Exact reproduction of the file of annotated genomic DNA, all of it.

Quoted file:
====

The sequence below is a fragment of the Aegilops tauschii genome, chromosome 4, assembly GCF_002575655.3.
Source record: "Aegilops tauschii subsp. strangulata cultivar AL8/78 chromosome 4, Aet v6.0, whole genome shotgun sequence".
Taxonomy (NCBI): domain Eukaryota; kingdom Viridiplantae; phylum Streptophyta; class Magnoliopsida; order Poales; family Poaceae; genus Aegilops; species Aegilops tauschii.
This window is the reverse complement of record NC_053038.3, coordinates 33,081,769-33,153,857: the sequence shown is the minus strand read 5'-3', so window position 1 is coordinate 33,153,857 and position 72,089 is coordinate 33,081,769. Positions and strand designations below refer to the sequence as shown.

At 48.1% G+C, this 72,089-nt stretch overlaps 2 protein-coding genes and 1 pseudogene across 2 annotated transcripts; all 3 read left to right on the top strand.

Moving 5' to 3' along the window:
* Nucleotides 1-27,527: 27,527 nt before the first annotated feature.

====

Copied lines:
The sequence below is a fragment of the Aegilops tauschii genome, chromosome 4, assembly GCF_002575655.3.
Source record: "Aegilops tauschii subsp. strangulata cultivar AL8/78 chromosome 4, Aet v6.0, whole genome shotgun sequence".
Taxonomy (NCBI): domain Eukaryota; kingdom Viridiplantae; phylum Streptophyta; class Magnoliopsida; order Poales; family Poaceae; genus Aegilops; species Aegilops tauschii.
This window is the reverse complement of record NC_053038.3, coordinates 33,081,769-33,153,857: the sequence shown is the minus strand read 5'-3', so window position 1 is coordinate 33,153,857 and position 72,089 is coordinate 33,081,769. Positions and strand designations below refer to the sequence as shown.

At 48.1% G+C, this 72,089-nt stretch overlaps 2 protein-coding genes and 1 pseudogene across 2 annotated transcripts; all 3 read left to right on the top strand.

Moving 5' to 3' along the window:
* Nucleotides 1-27,527: 27,527 nt before the first annotated feature.